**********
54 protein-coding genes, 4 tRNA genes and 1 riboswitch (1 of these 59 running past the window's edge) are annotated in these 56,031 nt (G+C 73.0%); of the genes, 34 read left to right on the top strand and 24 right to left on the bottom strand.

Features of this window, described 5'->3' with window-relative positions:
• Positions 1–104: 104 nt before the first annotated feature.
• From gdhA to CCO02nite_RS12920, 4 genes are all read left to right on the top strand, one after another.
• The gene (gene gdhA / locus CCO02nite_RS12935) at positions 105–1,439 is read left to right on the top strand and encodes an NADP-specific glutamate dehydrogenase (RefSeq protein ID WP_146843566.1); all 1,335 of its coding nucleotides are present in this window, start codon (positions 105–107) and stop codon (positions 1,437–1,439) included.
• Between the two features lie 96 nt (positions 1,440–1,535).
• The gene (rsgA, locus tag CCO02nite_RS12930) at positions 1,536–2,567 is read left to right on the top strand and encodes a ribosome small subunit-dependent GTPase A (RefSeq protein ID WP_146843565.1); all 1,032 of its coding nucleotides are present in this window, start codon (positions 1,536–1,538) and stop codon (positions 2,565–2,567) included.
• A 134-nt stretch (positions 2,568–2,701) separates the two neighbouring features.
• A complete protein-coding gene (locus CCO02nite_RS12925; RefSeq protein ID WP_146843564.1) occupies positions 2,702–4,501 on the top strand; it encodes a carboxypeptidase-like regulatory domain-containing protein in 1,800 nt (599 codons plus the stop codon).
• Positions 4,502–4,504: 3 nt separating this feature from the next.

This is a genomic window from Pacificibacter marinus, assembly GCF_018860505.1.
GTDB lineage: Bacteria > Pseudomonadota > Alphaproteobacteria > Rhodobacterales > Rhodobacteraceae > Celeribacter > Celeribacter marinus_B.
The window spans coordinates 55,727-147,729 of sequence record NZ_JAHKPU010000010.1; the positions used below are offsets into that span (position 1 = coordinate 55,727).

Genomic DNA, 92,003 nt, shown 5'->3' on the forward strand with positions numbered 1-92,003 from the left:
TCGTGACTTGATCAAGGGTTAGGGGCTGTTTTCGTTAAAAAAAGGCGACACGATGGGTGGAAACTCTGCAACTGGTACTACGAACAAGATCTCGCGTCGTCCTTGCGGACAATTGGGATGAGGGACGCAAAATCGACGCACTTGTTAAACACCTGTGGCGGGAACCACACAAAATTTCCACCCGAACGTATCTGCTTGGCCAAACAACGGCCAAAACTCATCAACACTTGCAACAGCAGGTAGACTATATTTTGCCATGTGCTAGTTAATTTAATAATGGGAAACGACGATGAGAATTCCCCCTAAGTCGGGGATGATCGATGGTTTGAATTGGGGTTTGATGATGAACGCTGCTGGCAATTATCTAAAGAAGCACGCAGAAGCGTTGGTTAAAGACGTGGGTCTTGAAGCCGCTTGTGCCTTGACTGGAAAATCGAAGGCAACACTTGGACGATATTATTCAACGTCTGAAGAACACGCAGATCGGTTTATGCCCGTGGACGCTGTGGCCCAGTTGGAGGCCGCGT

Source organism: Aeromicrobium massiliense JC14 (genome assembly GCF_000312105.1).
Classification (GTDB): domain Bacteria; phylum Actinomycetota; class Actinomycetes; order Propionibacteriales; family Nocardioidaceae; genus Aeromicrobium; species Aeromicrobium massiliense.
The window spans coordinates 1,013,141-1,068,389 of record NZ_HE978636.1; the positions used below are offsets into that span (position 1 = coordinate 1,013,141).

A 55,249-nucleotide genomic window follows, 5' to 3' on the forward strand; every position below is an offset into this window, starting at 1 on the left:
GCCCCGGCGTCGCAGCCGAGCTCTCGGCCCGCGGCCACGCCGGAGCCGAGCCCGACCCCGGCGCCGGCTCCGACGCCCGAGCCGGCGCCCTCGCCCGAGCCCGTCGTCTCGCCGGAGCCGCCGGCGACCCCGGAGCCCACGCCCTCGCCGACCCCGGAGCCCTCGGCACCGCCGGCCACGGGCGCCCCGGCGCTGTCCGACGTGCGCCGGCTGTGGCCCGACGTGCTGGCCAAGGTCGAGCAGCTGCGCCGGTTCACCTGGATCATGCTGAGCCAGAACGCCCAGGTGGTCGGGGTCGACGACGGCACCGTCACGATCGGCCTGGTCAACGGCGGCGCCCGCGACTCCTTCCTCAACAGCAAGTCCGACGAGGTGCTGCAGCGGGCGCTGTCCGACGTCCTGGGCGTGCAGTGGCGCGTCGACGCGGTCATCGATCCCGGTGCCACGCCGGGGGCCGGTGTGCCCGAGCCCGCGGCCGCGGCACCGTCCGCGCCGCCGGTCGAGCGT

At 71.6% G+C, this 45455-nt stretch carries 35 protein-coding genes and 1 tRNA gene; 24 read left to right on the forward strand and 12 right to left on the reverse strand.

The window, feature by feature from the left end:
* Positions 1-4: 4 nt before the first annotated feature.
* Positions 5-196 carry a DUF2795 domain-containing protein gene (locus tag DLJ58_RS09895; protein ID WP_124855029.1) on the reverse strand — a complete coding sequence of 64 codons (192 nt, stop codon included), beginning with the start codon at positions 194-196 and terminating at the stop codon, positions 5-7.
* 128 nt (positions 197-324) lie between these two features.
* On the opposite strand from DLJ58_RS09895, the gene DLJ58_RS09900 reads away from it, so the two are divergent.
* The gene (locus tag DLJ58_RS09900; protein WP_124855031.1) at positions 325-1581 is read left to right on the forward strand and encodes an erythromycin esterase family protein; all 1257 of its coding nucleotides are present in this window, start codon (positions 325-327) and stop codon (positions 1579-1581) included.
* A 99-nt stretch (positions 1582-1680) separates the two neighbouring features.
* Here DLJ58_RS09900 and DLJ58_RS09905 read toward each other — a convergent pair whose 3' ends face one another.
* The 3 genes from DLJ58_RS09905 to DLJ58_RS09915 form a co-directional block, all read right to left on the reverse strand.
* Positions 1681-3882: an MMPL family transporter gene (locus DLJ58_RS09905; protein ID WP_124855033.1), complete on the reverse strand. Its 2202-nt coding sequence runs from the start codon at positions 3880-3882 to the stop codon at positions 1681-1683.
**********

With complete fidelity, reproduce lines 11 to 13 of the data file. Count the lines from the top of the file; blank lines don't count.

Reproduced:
This is a genomic window from Pacificibacter marinus, assembly GCF_018860505.1.
GTDB lineage: Bacteria > Pseudomonadota > Alphaproteobacteria > Rhodobacterales > Rhodobacteraceae > Celeribacter > Celeribacter marinus_B.
The window spans coordinates 55,727-147,729 of sequence record NZ_JAHKPU010000010.1; the positions used below are offsets into that span (position 1 = coordinate 55,727).